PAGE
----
|Number of teams||48|
|Current champions||Hajduk Split (6th title)|
|Most successful club(s)||Dinamo Zagreb
|2013–14 Croatian Cup|
The Croatian Cup (Croatian: Hrvatski nogometni kup) is an annually held football tournament for Croatian football clubs and is the second most important competition in Croatian football after the Prva HNL league championship. It is governed by the Croatian Football Federation (CFF) and usually runs from late August to May. Cup winners automatically qualify for next year's UEFA Europa League, except when cup winners are also league champions, in which case cup finalists take their place.
The cup was established in 1992, after Croatian clubs had abandoned the Yugoslav First League and Yugoslav Cup competitions following the breakup of Yugoslavia. As of the 2012–13 season a total of 22 cup seasons were held. The competition has historically been dominated by Eternal Derby sides - the most successful club is Dinamo Zagreb (formerly known as HAŠK Građanski and Croatia Zagreb) who appeared in 16 finals and won 12 titles, followed by Hajduk Split who won 6 titles out of 10 finals they appeared in.
In addition, at least one of the two powerhouses appeared in all but two finals (1999 and 2006). Only three other clubs have managed to win the cup (Rijeka twice and Inter Zaprešić and Osijek once each), while Istra 1961 (formerly known as Uljanik Pula) is the only team to date who reached cup final from outside top level, in 2003.
The competition is open to 48 clubs, based on various criteria:
- Top 16 best-ranked teams according to coefficients calculated by the CFF (which take into account their cup results over the last five seasons)
- 21 regional cup winners organised at the county level
- 11 regional cup finalists (from the top 11 counties with the greatest number of registered football clubs)
Clubs which qualify through regional cups always enter in the preliminary round, which consists of 16 single-legged fixtures. In case of a draw at the end of normal time thirty minutes of extra time is played (two fifteen minute halves) and if scores are still level there is a penalty shootout to determine the winner of the competition. Top level teams usually enter in the first round proper (round of 32).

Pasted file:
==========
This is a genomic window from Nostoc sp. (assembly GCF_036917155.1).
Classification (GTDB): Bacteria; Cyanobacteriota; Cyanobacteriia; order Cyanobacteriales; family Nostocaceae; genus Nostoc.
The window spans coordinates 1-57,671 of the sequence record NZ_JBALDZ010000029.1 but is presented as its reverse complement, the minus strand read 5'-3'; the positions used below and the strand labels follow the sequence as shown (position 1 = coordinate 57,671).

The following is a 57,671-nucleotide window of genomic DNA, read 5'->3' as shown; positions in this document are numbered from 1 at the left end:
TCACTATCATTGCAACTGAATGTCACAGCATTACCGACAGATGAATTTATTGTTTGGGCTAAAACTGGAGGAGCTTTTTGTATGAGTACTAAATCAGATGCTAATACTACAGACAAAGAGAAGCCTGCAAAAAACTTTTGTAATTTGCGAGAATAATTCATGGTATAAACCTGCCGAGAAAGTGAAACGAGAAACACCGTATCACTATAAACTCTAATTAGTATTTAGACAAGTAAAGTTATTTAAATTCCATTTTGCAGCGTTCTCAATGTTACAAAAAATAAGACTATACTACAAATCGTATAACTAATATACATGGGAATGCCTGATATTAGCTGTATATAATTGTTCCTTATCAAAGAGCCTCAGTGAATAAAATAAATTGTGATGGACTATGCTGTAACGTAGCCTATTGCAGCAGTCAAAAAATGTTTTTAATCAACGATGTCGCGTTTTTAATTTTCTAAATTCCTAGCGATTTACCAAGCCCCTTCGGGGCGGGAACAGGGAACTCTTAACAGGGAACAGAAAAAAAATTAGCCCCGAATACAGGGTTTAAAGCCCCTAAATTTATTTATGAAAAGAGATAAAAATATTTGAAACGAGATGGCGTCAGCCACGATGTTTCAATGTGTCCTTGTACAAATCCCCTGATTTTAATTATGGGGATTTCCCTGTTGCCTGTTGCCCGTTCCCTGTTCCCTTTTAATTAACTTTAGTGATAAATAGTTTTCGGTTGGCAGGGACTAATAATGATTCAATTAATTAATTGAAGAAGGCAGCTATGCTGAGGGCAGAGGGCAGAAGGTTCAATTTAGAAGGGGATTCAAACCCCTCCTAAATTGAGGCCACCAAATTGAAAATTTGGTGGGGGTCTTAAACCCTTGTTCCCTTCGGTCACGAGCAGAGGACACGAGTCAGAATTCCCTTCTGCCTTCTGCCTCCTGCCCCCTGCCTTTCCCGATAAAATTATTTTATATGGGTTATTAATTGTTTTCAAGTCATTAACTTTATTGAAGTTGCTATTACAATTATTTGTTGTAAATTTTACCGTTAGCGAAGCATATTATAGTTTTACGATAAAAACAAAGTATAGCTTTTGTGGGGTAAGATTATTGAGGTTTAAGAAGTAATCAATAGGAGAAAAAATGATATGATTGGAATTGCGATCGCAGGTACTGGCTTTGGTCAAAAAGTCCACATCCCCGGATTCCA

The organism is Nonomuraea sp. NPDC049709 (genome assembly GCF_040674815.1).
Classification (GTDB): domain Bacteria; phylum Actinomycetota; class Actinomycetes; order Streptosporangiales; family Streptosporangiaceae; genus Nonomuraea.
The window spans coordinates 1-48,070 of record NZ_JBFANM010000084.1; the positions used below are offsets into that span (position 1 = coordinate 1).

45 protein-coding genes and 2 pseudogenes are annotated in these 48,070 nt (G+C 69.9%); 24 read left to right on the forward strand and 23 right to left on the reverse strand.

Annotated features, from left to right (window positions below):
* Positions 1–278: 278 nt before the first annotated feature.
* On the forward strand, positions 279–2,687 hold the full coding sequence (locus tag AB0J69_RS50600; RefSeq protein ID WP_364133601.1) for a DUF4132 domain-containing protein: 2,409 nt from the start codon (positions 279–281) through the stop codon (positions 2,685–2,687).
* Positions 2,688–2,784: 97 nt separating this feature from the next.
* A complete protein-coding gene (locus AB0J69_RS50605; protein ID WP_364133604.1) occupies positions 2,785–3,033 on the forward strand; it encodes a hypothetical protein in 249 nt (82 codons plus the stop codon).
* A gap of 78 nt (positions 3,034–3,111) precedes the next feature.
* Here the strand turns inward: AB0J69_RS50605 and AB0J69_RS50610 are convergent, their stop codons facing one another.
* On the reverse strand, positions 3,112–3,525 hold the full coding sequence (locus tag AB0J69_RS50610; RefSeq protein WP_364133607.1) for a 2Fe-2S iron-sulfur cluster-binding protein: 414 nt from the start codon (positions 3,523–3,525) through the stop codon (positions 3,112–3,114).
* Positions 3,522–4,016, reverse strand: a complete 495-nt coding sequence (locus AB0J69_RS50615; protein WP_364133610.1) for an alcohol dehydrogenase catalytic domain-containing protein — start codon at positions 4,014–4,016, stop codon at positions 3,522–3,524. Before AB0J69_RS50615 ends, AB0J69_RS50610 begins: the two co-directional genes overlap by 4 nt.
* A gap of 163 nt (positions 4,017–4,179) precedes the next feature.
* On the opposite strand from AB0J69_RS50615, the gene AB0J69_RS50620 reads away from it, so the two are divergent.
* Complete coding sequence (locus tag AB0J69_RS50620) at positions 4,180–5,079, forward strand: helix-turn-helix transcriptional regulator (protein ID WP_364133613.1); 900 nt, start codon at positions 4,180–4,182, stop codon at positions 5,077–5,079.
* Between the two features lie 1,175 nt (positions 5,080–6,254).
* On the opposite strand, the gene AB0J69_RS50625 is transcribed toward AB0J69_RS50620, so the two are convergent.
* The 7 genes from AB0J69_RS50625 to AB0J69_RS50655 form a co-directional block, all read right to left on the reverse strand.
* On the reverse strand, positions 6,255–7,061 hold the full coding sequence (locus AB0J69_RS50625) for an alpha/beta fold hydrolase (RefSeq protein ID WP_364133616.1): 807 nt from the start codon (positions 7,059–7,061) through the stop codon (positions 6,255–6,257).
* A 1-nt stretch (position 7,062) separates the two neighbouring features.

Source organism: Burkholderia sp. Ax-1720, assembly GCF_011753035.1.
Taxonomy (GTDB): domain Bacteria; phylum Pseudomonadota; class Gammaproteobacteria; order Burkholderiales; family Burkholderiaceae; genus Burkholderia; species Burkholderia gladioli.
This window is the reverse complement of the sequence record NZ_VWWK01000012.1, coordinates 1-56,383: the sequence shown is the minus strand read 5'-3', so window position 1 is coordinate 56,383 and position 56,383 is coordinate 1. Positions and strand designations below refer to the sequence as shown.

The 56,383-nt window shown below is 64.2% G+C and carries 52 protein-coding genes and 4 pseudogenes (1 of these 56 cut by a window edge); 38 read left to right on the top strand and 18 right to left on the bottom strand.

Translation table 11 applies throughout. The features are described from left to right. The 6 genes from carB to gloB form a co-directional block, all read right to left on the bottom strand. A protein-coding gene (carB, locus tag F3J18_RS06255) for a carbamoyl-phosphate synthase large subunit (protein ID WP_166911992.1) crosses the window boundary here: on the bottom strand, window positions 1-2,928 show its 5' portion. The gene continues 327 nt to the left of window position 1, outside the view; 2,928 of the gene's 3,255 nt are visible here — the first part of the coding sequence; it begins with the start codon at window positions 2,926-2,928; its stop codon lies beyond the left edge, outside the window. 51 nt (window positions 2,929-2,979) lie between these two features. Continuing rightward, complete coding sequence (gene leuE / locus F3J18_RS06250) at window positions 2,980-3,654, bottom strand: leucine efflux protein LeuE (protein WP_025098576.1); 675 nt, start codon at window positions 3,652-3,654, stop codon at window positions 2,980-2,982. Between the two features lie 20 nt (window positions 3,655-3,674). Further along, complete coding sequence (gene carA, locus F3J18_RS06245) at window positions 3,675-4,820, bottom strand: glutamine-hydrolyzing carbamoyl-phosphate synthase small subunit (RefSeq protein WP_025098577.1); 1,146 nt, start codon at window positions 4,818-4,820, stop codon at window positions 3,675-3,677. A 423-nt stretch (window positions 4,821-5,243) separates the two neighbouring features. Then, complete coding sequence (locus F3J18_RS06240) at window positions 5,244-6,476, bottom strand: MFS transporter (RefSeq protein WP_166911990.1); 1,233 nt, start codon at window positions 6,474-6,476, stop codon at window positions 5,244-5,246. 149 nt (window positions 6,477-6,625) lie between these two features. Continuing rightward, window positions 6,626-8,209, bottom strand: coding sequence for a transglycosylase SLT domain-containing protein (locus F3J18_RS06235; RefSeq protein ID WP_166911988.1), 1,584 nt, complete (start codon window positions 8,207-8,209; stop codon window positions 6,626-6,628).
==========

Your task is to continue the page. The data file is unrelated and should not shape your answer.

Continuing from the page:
From the quarter-finals onwards the competition employs a two-legged tie format, with winners progressing through on aggregate score. In case the score is still level at the end of the second leg's normal time, a penalty shootout follows to determine tie winners (i.e. extra time is not played in two-legged ties). As of May 2011, only the 2009 final has been determined by a penalty shootout (in which Dinamo Zagreb beat Hajduk Split after both legs were won 3–0 by home teams).
The format had gone through several changes over the years, including the single-legged final, which was briefly introduced and played on two occasions in 1997 and 1999.
List of winners
|†||Match decided by a penalty shootout|
|Bold||Winning team won The Double|
|Italics||Team from outside the Prva HNL|
List of winners
Results by team
|Club||Winners||Last final won||Runners-up||Last final lost|
- A. ^ Originally called Dinamo Zagreb, the club was renamed "HAŠK Građanski" in 1992, and then again "Croatia Zagreb" in the winter break of the 1992–93 season. The club reverted back to its original name in February 2000.
- B. ^ Inter Zaprešić was known as "Inker Zaprešić" (sometimes spelled "INKER") from 1991 to 2003.
- C. ^ Varaždin were known as "Varteks" from 1958 to 2010.
- D. ^ Istra 1961 was formerly known as "Uljanik Pula" (before 2003), "Pula 1856" (2003–05), "Pula Staro Češko" (2005–06), and "NK Pula" (2006–07) before adopting their current name in 2007. They are not to be confused with their cross-city rivals NK Istra.
- E. ^ Slaven Belupo based in Koprivnica were formerly known as "Slaven" until 1992. From 1992 to 1994 they were called "Slaven Bilokalnik" before adopting their current name for sponsorship reasons. Since UEFA does not approve sponsored club names, the club is listed as "Slaven Koprivnica" in European competitions and on UEFA's website.
List of winning managers
|1.||Zlatko Kranjčar||2||1995–96, 1997–98 (Dinamo Zagreb), 2001–02 (Zagreb)|
|Ilija Lončarević||2||1992 (Inker Zaprešić), 2000–01 (Dinamo Zagreb)|
|Ivan Katalinić||2||1992–93, 1994–95 (Hajduk Split)|
|Miroslav Blažević||2||1993–94, 2002–03 (Dinamo Zagreb)|
|Stanko Poklepović||2||1998–99 (Osijek), 2009–10 (Hajduk Split)|
|6.||Otto Barić||1||1996–97 (Croatia Zagreb)|
|Petar Nadoveza||1||1999–2000 (Hajduk Split)|
|Marijan Vlak||1||2001–02 (Dinamo Zagreb)|
|Zoran Vulić||1||2002–03 (Hajduk Split)|
|Nikola Jurčević||1||2003–04 (Dinamo Zagreb)|
|Elvis Scoria||1||2004–05 (Rijeka)|
|Dragan Skočić||1||2005–06 (Rijeka)|
|Branko Ivanković||1||2006–07 (Dinamo Zagreb)|
|Zvonimir Soldo||1||2007–08 (Dinamo Zagreb)|
|Krunoslav Jurčić||1||2008–09 (Dinamo Zagreb)|
|Marijo Tot||1||2010–11 (Dinamo Zagreb)|
|Ante Čačić||1||2011–12 (Dinamo Zagreb)|
|Igor Tudor||1||2012–13 (Hajduk Split)|
- Active managers are in bold
- "Propozicije završnog dijela natjecanja za hrvatski nogometni kup". Glasnik HNS-a (in Croatian). Croatian Football Federation. 5 August 2009. Retrieved 26 August 2010.
- Stokkermans, Karel (7 May 2010). "Croatia - Cup Finals". Rec.Sport.Soccer Statistics Foundation. Retrieved 26 August 2010.
- Puric, Bojan (7 February 2000). "Croatian Cup 1992-1999 - All Finals". Rec.Sport.Soccer Statistics Foundation. Retrieved 26 August 2010.